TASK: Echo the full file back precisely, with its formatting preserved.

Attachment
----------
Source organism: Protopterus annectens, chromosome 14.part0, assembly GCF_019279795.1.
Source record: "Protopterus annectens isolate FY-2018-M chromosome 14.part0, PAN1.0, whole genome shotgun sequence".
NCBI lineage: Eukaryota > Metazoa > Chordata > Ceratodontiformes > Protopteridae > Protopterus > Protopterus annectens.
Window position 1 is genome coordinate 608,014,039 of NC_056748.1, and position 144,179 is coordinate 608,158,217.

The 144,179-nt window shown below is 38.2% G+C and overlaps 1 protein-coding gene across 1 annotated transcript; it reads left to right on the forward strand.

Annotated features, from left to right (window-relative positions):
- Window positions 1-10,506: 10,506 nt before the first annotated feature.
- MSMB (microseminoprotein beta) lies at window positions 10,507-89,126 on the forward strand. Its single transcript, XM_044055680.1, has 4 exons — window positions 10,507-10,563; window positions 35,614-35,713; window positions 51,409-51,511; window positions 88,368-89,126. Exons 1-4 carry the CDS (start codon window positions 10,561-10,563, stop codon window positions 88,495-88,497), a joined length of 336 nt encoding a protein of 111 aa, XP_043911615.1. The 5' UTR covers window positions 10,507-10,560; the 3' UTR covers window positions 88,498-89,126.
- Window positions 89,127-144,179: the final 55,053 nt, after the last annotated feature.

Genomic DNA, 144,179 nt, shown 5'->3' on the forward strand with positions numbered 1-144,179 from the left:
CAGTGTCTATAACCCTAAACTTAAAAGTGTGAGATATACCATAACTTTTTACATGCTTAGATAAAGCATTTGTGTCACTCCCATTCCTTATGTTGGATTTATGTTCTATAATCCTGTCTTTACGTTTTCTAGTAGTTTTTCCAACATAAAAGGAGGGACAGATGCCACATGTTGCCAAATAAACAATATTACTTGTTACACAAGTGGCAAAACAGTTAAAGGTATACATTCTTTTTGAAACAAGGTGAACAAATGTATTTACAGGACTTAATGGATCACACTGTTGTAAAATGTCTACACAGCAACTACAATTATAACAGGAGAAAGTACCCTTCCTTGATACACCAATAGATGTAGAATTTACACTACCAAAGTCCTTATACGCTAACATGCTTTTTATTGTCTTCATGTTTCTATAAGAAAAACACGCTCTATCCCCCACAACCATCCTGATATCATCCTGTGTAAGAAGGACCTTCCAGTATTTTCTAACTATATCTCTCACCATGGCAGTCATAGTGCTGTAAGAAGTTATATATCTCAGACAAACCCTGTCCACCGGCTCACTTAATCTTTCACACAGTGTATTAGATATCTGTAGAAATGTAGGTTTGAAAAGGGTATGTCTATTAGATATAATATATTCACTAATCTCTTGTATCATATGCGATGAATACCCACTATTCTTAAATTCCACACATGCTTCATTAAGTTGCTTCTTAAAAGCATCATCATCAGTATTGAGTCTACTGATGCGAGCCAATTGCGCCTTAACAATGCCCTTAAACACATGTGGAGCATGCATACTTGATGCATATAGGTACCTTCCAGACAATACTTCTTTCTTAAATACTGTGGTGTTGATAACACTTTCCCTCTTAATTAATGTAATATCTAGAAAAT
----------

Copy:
Source organism: Protopterus annectens, chromosome 14.part0, assembly GCF_019279795.1.
Source record: "Protopterus annectens isolate FY-2018-M chromosome 14.part0, PAN1.0, whole genome shotgun sequence".
NCBI lineage: Eukaryota > Metazoa > Chordata > Ceratodontiformes > Protopteridae > Protopterus > Protopterus annectens.
Window position 1 is genome coordinate 608,014,039 of NC_056748.1, and position 144,179 is coordinate 608,158,217.

The 144,179-nt window shown below is 38.2% G+C and overlaps 1 protein-coding gene across 1 annotated transcript; it reads left to right on the forward strand.

Annotated features, from left to right (window-relative positions):
- Window positions 1-10,506: 10,506 nt before the first annotated feature.
- MSMB (microseminoprotein beta) lies at window positions 10,507-89,126 on the forward strand. Its single transcript, XM_044055680.1, has 4 exons — window positions 10,507-10,563; window positions 35,614-35,713; window positions 51,409-51,511; window positions 88,368-89,126. Exons 1-4 carry the CDS (start codon window positions 10,561-10,563, stop codon window positions 88,495-88,497), a joined length of 336 nt encoding a protein of 111 aa, XP_043911615.1. The 5' UTR covers window positions 10,507-10,560; the 3' UTR covers window positions 88,498-89,126.
- Window positions 89,127-144,179: the final 55,053 nt, after the last annotated feature.

Genomic DNA, 144,179 nt, shown 5'->3' on the forward strand with positions numbered 1-144,179 from the left:
CAGTGTCTATAACCCTAAACTTAAAAGTGTGAGATATACCATAACTTTTTACATGCTTAGATAAAGCATTTGTGTCACTCCCATTCCTTATGTTGGATTTATGTTCTATAATCCTGTCTTTACGTTTTCTAGTAGTTTTTCCAACATAAAAGGAGGGACAGATGCCACATGTTGCCAAATAAACAATATTACTTGTTACACAAGTGGCAAAACAGTTAAAGGTATACATTCTTTTTGAAACAAGGTGAACAAATGTATTTACAGGACTTAATGGATCACACTGTTGTAAAATGTCTACACAGCAACTACAATTATAACAGGAGAAAGTACCCTTCCTTGATACACCAATAGATGTAGAATTTACACTACCAAAGTCCTTATACGCTAACATGCTTTTTATTGTCTTCATGTTTCTATAAGAAAAACACGCTCTATCCCCCACAACCATCCTGATATCATCCTGTGTAAGAAGGACCTTCCAGTATTTTCTAACTATATCTCTCACCATGGCAGTCATAGTGCTGTAAGAAGTTATATATCTCAGACAAACCCTGTCCACCGGCTCACTTAATCTTTCACACAGTGTATTAGATATCTGTAGAAATGTAGGTTTGAAAAGGGTATGTCTATTAGATATAATATATTCACTAATCTCTTGTATCATATGCGATGAATACCCACTATTCTTAAATTCCACACATGCTTCATTAAGTTGCTTCTTAAAAGCATCATCATCAGTATTGAGTCTACTGATGCGAGCCAATTGCGCCTTAACAATGCCCTTAAACACATGTGGAGCATGCATACTTGATGCATATAGGTACCTTCCAGACAATACTTCTTTCTTAAATACTGTGGTGTTGATAACACTTTCCCTCTTAATTAATGTAATATCTAGAAAAT